From Sun Oct 26 19:05:59 2003
Date: Sun, 26 Oct 2003 13:16:01 -0600 (CST)
From: Bob Corbett <>
To: Haiti mailing list <>
Subject: 17043: (Chamberlain) Seeking opportunity, Haitian children find slavery (fwd)

From: Greg Chamberlain <>

Seeking opportunity, Haitian children find slavery

By Amy Bracken, Reuters, 24 October 2003

PORT-AU-PRINCE, Oct 24 (Reuters)—At a busy downtown intersection about a dozen children and teenagers are hard at work, begging and wiping cars for change.

Some live in a nearby slum, others on the street. Several have run away from houses in which they worked for relatives, acquaintances or other adults in exchange for room and board.

I lived with a man who had a son, but I was the only one he told to clean the house. He beat me when I didn’t, said Gredlin Deludorone, showing scars on his arms and legs. Deludorone has lived on the street since 2001.

I’ve been on the street since 1988, said Merison Charles, older than all the youths around him. I was mistreated at someone’s house. They promised to send me to school but never did.

Today about one in every 10 Haitian child is a restavek, or a child who works for free in exchange for room and board, according to a 2002 report by the National Coalition for Haitian Rights. Most are girls, sometimes as young as four.

When parents cannot care adequately for their children, they often send them to live with a relative or acquaintance or another adult in the city in the hope that they will be looked after and sent to school.

That rarely happens, said Guylande Mesadieu of the Collective for Youth of the Savanna, which has a community centre for young people in need in the capital, Port-au-Prince.

Parents don’t really know the situation, she said. When they send their children to Port-au-Prince they think they’re sending them to paradise, but the children just get stuck in work and poverty.

Despite increased publicity and efforts to stop the practice, it has grown in recent years. The number of restaveks in Haiti increased by 100,000 between 1990 and 2002, according to the National Coalition for Haitian Rights.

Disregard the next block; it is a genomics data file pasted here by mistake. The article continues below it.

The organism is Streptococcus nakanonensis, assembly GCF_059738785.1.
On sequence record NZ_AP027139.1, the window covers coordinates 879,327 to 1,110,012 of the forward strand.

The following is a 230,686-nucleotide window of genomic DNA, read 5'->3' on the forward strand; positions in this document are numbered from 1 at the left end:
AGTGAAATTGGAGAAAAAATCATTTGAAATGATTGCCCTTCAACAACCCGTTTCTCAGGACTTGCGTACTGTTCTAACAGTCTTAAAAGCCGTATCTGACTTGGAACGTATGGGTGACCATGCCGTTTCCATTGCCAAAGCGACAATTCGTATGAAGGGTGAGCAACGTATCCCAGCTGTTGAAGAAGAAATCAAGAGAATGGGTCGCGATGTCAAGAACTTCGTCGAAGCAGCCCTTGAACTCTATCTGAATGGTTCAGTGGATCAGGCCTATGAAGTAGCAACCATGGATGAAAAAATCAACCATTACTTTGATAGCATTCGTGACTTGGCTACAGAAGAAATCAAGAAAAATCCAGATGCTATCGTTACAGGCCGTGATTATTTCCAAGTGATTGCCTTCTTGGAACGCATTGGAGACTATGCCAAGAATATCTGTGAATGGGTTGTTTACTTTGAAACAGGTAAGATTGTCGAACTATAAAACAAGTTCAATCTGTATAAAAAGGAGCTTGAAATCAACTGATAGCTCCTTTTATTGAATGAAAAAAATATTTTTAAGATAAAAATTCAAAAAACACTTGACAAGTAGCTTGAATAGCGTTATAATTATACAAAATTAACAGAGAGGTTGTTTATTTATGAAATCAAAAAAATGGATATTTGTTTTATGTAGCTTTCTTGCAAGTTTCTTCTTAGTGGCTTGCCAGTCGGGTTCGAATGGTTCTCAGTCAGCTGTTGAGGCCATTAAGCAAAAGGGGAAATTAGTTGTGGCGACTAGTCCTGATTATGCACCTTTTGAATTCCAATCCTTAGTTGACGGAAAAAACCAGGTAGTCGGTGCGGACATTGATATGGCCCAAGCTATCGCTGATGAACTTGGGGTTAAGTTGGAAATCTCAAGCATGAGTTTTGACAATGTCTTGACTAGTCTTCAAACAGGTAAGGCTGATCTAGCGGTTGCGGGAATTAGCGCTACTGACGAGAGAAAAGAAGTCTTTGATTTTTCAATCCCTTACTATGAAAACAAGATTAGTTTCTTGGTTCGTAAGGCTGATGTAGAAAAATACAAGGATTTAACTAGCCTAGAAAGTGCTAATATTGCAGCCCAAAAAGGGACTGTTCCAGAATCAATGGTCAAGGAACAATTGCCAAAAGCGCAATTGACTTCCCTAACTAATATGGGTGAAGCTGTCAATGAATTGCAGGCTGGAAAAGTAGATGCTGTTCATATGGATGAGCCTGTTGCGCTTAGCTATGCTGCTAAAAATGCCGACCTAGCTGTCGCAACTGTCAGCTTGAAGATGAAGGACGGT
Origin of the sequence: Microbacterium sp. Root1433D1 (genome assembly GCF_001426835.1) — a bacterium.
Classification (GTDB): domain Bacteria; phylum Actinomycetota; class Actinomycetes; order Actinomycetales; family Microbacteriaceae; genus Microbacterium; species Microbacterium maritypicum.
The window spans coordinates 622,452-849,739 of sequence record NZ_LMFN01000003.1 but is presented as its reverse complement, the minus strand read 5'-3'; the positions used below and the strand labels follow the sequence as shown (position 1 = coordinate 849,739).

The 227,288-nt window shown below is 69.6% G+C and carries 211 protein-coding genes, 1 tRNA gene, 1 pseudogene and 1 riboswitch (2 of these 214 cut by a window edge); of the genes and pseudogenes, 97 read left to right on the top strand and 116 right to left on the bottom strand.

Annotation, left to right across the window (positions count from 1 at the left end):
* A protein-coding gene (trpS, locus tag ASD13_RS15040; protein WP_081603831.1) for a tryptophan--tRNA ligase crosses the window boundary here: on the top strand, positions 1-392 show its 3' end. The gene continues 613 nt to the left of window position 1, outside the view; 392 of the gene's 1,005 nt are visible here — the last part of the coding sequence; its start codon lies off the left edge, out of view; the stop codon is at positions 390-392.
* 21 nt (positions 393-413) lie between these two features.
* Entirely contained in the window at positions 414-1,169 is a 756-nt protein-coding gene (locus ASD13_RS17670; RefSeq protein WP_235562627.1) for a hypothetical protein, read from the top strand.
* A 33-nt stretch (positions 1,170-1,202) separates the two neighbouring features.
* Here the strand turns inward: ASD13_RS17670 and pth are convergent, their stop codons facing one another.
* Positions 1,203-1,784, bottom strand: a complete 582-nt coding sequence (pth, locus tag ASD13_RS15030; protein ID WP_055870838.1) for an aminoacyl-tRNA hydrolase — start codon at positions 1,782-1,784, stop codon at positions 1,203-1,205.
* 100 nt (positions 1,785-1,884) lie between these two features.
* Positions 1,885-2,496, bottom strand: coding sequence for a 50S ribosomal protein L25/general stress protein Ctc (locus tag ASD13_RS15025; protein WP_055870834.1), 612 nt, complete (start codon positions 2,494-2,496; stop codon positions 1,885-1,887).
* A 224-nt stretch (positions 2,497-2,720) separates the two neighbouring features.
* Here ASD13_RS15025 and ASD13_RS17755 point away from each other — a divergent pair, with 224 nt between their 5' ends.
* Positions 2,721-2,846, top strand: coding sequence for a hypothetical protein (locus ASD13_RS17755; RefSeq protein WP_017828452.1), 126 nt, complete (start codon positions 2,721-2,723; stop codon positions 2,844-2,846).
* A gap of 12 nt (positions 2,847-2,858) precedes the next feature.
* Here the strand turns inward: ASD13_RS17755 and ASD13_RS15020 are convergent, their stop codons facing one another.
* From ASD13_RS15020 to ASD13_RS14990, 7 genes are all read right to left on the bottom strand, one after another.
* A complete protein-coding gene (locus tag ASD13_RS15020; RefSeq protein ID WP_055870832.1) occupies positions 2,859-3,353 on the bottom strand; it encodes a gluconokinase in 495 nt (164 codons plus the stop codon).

The United States has threatened repeatedly to cut funding to Haiti because of the common practice of trafficking in humans, which includes transporting children over the border into the Dominican Republic.

But each year the United States has backed away from decertifying Haiti because the government appears to be trying to address the problem.

This year the Haitian senate proposed legislation to outlaw the practice of domestic child labour. President Jean-Bertrand Aristide has spoken out against it on numerous occasions, and his wife, Mildred Trouillot Aristide, wrote a book about it.

But some question the substance of such efforts.

People are saying in 2003 that this practice must be eliminated, said Jean Lherisson, director of the human rights group Haiti Solidarity International, which conducted a restavek study with UNICEF in 2001. And I say you have a law. Why was this law never applied?

Haiti’s parliament passed a law as early as 1958 calling for the government to develop a process to end the restavek practice.

It’s not a legal question, said Lherisson. It’s a socio-economic question.

Today, the socio-economic influences behind domestic child labour are more pronounced than ever as the employers of the restaveks have shifted from predominantly wealthy to predominantly poor.

The wealthy no longer want restaveks, said Lherisson, because it is an embarrassment. They can afford to pay a maid, and their needs are different.

Rich people today don’t need restaveks to get water from a well. They get it delivered, said Lherisson.

The need for help in poor families is great, said Yannick Etienne, director of the worker rights organisation Batay Ouvriye.

Low-wage labourers who work 12-hour days and raise children are in a situation where they have to get the help of a young person, probably a young girl, from a distant relative or whatever, she said. If you are to get rid of this type of slavery in Haiti, people have to have a better salary so they can pay people to do domestic work and also respect their rights.

But better pay is a difficult solution in a country where the unemployment rate hovers around 70 percent and the legal minimum wage is scoffed at in many sectors.

Lherisson said it is difficult to understand why someone would send their children into captivity. But what is clear is that there is no quick-fix solution. One must assume that what must be done will take 10 or 15 years, he said.